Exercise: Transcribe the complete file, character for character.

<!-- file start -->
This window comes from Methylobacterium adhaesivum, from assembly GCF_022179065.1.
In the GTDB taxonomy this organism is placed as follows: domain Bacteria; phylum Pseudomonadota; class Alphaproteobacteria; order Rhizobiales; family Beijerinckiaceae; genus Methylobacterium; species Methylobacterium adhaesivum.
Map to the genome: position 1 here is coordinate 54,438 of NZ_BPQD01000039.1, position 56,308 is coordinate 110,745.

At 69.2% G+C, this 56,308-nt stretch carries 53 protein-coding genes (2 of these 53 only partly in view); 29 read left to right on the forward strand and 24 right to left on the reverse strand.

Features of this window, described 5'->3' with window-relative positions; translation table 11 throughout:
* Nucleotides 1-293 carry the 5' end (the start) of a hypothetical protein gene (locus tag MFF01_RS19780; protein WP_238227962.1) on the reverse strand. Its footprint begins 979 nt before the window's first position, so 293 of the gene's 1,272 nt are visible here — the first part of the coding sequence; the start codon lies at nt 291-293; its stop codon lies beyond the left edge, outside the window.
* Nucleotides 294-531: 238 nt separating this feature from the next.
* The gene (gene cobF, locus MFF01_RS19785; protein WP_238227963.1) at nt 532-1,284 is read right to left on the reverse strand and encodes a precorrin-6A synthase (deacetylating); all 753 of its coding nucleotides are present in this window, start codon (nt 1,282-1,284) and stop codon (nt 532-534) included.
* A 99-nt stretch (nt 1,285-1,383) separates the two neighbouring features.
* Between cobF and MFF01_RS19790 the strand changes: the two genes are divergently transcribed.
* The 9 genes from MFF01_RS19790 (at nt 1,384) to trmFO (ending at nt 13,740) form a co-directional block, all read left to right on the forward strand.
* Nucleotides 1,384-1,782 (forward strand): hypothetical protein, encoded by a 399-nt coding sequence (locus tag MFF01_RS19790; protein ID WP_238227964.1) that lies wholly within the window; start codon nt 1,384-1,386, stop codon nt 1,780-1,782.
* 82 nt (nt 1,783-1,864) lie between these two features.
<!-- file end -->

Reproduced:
This window comes from Methylobacterium adhaesivum, from assembly GCF_022179065.1.
In the GTDB taxonomy this organism is placed as follows: domain Bacteria; phylum Pseudomonadota; class Alphaproteobacteria; order Rhizobiales; family Beijerinckiaceae; genus Methylobacterium; species Methylobacterium adhaesivum.
Map to the genome: position 1 here is coordinate 54,438 of NZ_BPQD01000039.1, position 56,308 is coordinate 110,745.

At 69.2% G+C, this 56,308-nt stretch carries 53 protein-coding genes (2 of these 53 only partly in view); 29 read left to right on the forward strand and 24 right to left on the reverse strand.

Features of this window, described 5'->3' with window-relative positions; translation table 11 throughout:
* Nucleotides 1-293 carry the 5' end (the start) of a hypothetical protein gene (locus tag MFF01_RS19780; protein WP_238227962.1) on the reverse strand. Its footprint begins 979 nt before the window's first position, so 293 of the gene's 1,272 nt are visible here — the first part of the coding sequence; the start codon lies at nt 291-293; its stop codon lies beyond the left edge, outside the window.
* Nucleotides 294-531: 238 nt separating this feature from the next.
* The gene (gene cobF, locus MFF01_RS19785; protein WP_238227963.1) at nt 532-1,284 is read right to left on the reverse strand and encodes a precorrin-6A synthase (deacetylating); all 753 of its coding nucleotides are present in this window, start codon (nt 1,282-1,284) and stop codon (nt 532-534) included.
* A 99-nt stretch (nt 1,285-1,383) separates the two neighbouring features.
* Between cobF and MFF01_RS19790 the strand changes: the two genes are divergently transcribed.
* The 9 genes from MFF01_RS19790 (at nt 1,384) to trmFO (ending at nt 13,740) form a co-directional block, all read left to right on the forward strand.
* Nucleotides 1,384-1,782 (forward strand): hypothetical protein, encoded by a 399-nt coding sequence (locus tag MFF01_RS19790; protein ID WP_238227964.1) that lies wholly within the window; start codon nt 1,384-1,386, stop codon nt 1,780-1,782.
* 82 nt (nt 1,783-1,864) lie between these two features.